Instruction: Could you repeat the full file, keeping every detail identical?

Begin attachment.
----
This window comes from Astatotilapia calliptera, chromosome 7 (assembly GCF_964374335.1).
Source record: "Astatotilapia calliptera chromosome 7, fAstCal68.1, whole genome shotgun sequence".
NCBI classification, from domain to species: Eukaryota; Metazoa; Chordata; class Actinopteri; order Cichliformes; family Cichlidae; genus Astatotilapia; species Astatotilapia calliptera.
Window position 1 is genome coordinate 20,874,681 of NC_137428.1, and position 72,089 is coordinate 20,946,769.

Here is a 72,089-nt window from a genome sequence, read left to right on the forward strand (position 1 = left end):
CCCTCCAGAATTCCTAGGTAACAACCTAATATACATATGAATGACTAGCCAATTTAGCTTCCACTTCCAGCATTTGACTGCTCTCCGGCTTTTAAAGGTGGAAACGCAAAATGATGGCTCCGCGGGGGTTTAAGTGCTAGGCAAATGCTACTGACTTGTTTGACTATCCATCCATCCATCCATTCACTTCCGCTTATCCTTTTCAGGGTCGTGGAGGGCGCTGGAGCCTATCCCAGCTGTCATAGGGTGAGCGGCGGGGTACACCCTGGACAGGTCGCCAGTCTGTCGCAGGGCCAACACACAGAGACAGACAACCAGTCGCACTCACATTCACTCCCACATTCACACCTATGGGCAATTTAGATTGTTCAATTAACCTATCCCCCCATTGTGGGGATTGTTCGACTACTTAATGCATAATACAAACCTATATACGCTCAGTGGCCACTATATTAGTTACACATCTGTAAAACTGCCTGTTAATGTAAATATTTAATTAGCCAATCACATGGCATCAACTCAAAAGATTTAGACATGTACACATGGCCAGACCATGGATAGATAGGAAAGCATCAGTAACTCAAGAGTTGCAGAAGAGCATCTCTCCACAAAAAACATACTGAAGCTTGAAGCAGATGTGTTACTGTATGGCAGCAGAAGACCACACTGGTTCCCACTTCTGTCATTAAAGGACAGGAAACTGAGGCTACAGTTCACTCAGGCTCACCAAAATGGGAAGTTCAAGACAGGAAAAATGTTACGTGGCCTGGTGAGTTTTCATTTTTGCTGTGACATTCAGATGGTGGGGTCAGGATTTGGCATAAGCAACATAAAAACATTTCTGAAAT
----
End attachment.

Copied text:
This window comes from Astatotilapia calliptera, chromosome 7 (assembly GCF_964374335.1).
Source record: "Astatotilapia calliptera chromosome 7, fAstCal68.1, whole genome shotgun sequence".
NCBI classification, from domain to species: Eukaryota; Metazoa; Chordata; class Actinopteri; order Cichliformes; family Cichlidae; genus Astatotilapia; species Astatotilapia calliptera.
Window position 1 is genome coordinate 20,874,681 of NC_137428.1, and position 72,089 is coordinate 20,946,769.

Here is a 72,089-nt window from a genome sequence, read left to right on the forward strand (position 1 = left end):
CCCTCCAGAATTCCTAGGTAACAACCTAATATACATATGAATGACTAGCCAATTTAGCTTCCACTTCCAGCATTTGACTGCTCTCCGGCTTTTAAAGGTGGAAACGCAAAATGATGGCTCCGCGGGGGTTTAAGTGCTAGGCAAATGCTACTGACTTGTTTGACTATCCATCCATCCATCCATTCACTTCCGCTTATCCTTTTCAGGGTCGTGGAGGGCGCTGGAGCCTATCCCAGCTGTCATAGGGTGAGCGGCGGGGTACACCCTGGACAGGTCGCCAGTCTGTCGCAGGGCCAACACACAGAGACAGACAACCAGTCGCACTCACATTCACTCCCACATTCACACCTATGGGCAATTTAGATTGTTCAATTAACCTATCCCCCCATTGTGGGGATTGTTCGACTACTTAATGCATAATACAAACCTATATACGCTCAGTGGCCACTATATTAGTTACACATCTGTAAAACTGCCTGTTAATGTAAATATTTAATTAGCCAATCACATGGCATCAACTCAAAAGATTTAGACATGTACACATGGCCAGACCATGGATAGATAGGAAAGCATCAGTAACTCAAGAGTTGCAGAAGAGCATCTCTCCACAAAAAACATACTGAAGCTTGAAGCAGATGTGTTACTGTATGGCAGCAGAAGACCACACTGGTTCCCACTTCTGTCATTAAAGGACAGGAAACTGAGGCTACAGTTCACTCAGGCTCACCAAAATGGGAAGTTCAAGACAGGAAAAATGTTACGTGGCCTGGTGAGTTTTCATTTTTGCTGTGACATTCAGATGGTGGGGTCAGGATTTGGCATAAGCAACATAAAAACATTTCTGAAAT